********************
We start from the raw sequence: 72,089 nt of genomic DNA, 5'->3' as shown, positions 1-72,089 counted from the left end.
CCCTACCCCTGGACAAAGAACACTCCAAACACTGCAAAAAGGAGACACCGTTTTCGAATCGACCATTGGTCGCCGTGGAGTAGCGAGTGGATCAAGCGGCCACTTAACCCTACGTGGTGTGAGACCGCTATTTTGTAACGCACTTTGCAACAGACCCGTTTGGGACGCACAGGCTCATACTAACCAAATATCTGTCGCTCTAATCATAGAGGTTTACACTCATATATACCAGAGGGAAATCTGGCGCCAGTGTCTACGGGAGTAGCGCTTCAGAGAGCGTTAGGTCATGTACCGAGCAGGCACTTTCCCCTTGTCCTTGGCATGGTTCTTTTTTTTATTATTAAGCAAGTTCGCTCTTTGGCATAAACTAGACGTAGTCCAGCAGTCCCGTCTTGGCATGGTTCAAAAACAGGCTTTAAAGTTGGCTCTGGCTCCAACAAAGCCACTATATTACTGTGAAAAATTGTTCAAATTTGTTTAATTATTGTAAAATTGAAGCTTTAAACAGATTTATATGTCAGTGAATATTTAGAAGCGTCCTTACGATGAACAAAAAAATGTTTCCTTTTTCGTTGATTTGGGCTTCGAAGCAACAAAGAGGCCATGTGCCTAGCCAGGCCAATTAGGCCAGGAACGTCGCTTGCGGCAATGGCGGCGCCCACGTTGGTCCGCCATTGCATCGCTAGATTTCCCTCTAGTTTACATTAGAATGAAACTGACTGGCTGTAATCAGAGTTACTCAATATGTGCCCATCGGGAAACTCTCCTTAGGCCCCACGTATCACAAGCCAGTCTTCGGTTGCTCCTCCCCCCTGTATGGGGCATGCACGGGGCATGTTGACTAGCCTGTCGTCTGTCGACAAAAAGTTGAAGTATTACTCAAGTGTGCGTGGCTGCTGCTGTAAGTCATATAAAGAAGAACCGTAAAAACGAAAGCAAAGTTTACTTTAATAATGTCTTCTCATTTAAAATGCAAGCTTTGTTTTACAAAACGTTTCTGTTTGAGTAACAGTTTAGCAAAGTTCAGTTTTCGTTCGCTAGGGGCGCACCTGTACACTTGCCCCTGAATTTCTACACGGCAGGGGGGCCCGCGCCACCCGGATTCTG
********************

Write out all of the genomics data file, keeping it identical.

We start from the raw sequence: 72,089 nt of genomic DNA, 5'->3' as shown, positions 1-72,089 counted from the left end.
CCCTACCCCTGGACAAAGAACACTCCAAACACTGCAAAAAGGAGACACCGTTTTCGAATCGACCATTGGTCGCCGTGGAGTAGCGAGTGGATCAAGCGGCCACTTAACCCTACGTGGTGTGAGACCGCTATTTTGTAACGCACTTTGCAACAGACCCGTTTGGGACGCACAGGCTCATACTAACCAAATATCTGTCGCTCTAATCATAGAGGTTTACACTCATATATACCAGAGGGAAATCTGGCGCCAGTGTCTACGGGAGTAGCGCTTCAGAGAGCGTTAGGTCATGTACCGAGCAGGCACTTTCCCCTTGTCCTTGGCATGGTTCTTTTTTTTATTATTAAGCAAGTTCGCTCTTTGGCATAAACTAGACGTAGTCCAGCAGTCCCGTCTTGGCATGGTTCAAAAACAGGCTTTAAAGTTGGCTCTGGCTCCAACAAAGCCACTATATTACTGTGAAAAATTGTTCAAATTTGTTTAATTATTGTAAAATTGAAGCTTTAAACAGATTTATATGTCAGTGAATATTTAGAAGCGTCCTTACGATGAACAAAAAAATGTTTCCTTTTTCGTTGATTTGGGCTTCGAAGCAACAAAGAGGCCATGTGCCTAGCCAGGCCAATTAGGCCAGGAACGTCGCTTGCGGCAATGGCGGCGCCCACGTTGGTCCGCCATTGCATCGCTAGATTTCCCTCTAGTTTACATTAGAATGAAACTGACTGGCTGTAATCAGAGTTACTCAATATGTGCCCATCGGGAAACTCTCCTTAGGCCCCACGTATCACAAGCCAGTCTTCGGTTGCTCCTCCCCCCTGTATGGGGCATGCACGGGGCATGTTGACTAGCCTGTCGTCTGTCGACAAAAAGTTGAAGTATTACTCAAGTGTGCGTGGCTGCTGCTGTAAGTCATATAAAGAAGAACCGTAAAAACGAAAGCAAAGTTTACTTTAATAATGTCTTCTCATTTAAAATGCAAGCTTTGTTTTACAAAACGTTTCTGTTTGAGTAACAGTTTAGCAAAGTTCAGTTTTCGTTCGCTAGGGGCGCACCTGTACACTTGCCCCTGAATTTCTACACGGCAGGGGGGCCCGCGCCACCCGGATTCTG